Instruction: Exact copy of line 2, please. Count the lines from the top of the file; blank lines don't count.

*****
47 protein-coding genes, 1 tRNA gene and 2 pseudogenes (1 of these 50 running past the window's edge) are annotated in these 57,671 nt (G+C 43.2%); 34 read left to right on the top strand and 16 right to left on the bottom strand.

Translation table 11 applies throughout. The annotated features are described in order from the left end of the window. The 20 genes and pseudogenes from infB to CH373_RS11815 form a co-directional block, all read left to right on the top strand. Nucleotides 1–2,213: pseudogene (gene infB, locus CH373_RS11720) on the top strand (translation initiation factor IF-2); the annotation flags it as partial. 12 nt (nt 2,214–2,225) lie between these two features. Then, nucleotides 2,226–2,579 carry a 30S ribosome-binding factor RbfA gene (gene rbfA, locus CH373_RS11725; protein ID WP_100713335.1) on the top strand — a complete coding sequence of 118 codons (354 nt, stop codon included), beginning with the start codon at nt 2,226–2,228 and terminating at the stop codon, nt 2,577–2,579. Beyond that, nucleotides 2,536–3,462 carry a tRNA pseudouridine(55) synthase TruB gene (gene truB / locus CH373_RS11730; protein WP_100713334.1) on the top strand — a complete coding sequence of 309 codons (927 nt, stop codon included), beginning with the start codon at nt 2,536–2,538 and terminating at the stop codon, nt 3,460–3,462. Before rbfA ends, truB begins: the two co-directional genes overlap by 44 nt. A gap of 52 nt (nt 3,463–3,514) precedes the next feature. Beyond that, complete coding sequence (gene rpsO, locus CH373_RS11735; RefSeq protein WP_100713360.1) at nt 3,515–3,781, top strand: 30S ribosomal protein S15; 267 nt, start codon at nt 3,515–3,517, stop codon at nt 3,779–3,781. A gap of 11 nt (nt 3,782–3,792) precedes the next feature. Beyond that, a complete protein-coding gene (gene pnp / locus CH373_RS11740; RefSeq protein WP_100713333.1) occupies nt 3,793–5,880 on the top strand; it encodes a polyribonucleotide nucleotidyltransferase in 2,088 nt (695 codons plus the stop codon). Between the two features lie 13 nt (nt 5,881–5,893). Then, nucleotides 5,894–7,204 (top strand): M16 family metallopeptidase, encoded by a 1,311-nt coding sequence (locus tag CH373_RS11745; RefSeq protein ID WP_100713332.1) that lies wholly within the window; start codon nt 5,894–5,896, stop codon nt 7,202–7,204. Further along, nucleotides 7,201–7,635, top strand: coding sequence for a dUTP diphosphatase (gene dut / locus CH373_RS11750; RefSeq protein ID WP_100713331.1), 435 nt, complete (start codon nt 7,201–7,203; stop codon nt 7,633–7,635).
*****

Translation table 11 applies throughout. The annotated features are described in order from the left end of the window. The 20 genes and pseudogenes from infB to CH373_RS11815 form a co-directional block, all read left to right on the top strand. Nucleotides 1–2,213: pseudogene (gene infB, locus CH373_RS11720) on the top strand (translation initiation factor IF-2); the annotation flags it as partial. 12 nt (nt 2,214–2,225) lie between these two features. Then, nucleotides 2,226–2,579 carry a 30S ribosome-binding factor RbfA gene (gene rbfA, locus CH373_RS11725; protein ID WP_100713335.1) on the top strand — a complete coding sequence of 118 codons (354 nt, stop codon included), beginning with the start codon at nt 2,226–2,228 and terminating at the stop codon, nt 2,577–2,579. Beyond that, nucleotides 2,536–3,462 carry a tRNA pseudouridine(55) synthase TruB gene (gene truB / locus CH373_RS11730; protein WP_100713334.1) on the top strand — a complete coding sequence of 309 codons (927 nt, stop codon included), beginning with the start codon at nt 2,536–2,538 and terminating at the stop codon, nt 3,460–3,462. Before rbfA ends, truB begins: the two co-directional genes overlap by 44 nt. A gap of 52 nt (nt 3,463–3,514) precedes the next feature. Beyond that, complete coding sequence (gene rpsO, locus CH373_RS11735; RefSeq protein WP_100713360.1) at nt 3,515–3,781, top strand: 30S ribosomal protein S15; 267 nt, start codon at nt 3,515–3,517, stop codon at nt 3,779–3,781. A gap of 11 nt (nt 3,782–3,792) precedes the next feature. Beyond that, a complete protein-coding gene (gene pnp / locus CH373_RS11740; RefSeq protein WP_100713333.1) occupies nt 3,793–5,880 on the top strand; it encodes a polyribonucleotide nucleotidyltransferase in 2,088 nt (695 codons plus the stop codon). Between the two features lie 13 nt (nt 5,881–5,893). Then, nucleotides 5,894–7,204 (top strand): M16 family metallopeptidase, encoded by a 1,311-nt coding sequence (locus tag CH373_RS11745; RefSeq protein ID WP_100713332.1) that lies wholly within the window; start codon nt 5,894–5,896, stop codon nt 7,202–7,204. Further along, nucleotides 7,201–7,635, top strand: coding sequence for a dUTP diphosphatase (gene dut / locus CH373_RS11750; RefSeq protein ID WP_100713331.1), 435 nt, complete (start codon nt 7,201–7,203; stop codon nt 7,633–7,635).